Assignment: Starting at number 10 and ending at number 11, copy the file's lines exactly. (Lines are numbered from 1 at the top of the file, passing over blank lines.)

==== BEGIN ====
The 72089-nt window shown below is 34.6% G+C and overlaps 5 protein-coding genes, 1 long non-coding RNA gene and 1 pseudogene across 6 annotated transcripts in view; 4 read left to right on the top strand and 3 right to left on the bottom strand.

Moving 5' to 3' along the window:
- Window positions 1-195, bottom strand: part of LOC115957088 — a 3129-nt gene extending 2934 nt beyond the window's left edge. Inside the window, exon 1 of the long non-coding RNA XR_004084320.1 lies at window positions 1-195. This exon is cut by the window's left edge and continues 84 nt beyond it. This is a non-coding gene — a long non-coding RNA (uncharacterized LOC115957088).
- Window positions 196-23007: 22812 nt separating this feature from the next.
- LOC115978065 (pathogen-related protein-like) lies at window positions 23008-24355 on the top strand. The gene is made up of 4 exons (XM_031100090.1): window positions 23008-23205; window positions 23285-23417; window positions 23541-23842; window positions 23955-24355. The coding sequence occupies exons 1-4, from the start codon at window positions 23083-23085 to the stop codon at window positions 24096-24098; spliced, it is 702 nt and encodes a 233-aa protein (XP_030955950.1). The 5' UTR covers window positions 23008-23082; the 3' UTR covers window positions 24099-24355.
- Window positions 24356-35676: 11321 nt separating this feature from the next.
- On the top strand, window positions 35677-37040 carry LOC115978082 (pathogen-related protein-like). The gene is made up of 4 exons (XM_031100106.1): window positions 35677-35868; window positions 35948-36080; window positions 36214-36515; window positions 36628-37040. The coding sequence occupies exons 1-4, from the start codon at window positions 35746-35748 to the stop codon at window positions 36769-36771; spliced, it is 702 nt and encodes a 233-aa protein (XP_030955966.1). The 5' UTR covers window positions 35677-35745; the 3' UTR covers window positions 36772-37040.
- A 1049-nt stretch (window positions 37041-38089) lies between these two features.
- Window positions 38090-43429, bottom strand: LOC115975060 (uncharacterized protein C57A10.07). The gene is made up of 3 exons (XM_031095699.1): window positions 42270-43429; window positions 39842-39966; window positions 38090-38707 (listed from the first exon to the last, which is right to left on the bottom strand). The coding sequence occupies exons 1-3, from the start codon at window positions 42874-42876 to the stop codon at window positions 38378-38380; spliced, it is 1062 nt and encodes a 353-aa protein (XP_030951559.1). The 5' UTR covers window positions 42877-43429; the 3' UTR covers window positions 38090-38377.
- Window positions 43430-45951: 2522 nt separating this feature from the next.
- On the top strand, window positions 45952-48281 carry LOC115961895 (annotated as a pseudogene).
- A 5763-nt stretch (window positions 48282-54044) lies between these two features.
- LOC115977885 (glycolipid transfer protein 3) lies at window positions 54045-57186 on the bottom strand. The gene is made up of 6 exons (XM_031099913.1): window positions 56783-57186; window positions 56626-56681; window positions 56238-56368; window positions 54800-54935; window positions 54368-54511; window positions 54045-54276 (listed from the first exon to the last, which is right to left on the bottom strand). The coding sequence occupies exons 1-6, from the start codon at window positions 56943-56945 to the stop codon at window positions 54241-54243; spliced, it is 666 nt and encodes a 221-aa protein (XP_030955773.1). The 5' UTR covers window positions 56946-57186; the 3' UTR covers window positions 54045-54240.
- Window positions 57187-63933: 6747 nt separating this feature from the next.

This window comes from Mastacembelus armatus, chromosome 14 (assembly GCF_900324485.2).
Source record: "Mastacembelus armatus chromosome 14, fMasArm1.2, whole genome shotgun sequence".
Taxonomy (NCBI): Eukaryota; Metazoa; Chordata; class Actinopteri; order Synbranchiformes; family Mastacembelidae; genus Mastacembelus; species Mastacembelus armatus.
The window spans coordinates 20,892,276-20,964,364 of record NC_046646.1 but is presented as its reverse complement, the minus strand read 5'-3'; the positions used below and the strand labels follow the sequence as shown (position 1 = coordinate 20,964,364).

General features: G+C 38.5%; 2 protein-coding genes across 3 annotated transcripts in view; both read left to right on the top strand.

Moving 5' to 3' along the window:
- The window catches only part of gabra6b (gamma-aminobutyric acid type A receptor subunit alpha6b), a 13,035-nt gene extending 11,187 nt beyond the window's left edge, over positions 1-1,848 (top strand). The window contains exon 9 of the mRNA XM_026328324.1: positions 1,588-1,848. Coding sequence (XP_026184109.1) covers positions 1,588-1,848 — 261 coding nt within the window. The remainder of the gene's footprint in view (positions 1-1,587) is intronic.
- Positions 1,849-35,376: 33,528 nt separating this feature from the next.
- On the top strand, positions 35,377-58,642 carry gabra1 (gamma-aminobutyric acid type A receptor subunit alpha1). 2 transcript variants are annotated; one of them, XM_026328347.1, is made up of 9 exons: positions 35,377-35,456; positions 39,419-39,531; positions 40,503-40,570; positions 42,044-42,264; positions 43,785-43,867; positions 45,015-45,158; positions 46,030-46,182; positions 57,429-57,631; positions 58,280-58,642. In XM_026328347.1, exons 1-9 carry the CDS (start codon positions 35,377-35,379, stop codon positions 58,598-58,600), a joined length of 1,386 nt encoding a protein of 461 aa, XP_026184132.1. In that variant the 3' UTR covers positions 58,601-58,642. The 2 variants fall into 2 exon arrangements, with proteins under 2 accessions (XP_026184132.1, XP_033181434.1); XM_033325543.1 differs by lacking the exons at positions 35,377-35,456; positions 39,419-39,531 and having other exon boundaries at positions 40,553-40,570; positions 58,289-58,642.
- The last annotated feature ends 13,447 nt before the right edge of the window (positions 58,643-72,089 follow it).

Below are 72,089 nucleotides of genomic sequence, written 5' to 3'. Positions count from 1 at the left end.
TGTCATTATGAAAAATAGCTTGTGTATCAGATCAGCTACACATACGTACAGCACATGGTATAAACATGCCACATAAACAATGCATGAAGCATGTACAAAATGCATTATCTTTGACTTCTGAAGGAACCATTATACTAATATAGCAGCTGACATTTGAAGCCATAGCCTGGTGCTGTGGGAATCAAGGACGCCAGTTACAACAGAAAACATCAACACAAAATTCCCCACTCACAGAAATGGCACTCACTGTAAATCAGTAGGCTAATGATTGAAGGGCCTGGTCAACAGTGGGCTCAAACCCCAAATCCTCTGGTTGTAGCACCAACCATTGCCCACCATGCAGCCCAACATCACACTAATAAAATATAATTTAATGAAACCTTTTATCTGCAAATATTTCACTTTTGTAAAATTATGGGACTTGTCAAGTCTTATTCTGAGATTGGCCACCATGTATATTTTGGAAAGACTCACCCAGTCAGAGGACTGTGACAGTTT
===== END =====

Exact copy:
- Window positions 43430-45951: 2522 nt separating this feature from the next.
- On the top strand, window positions 45952-48281 carry LOC115961895 (annotated as a pseudogene).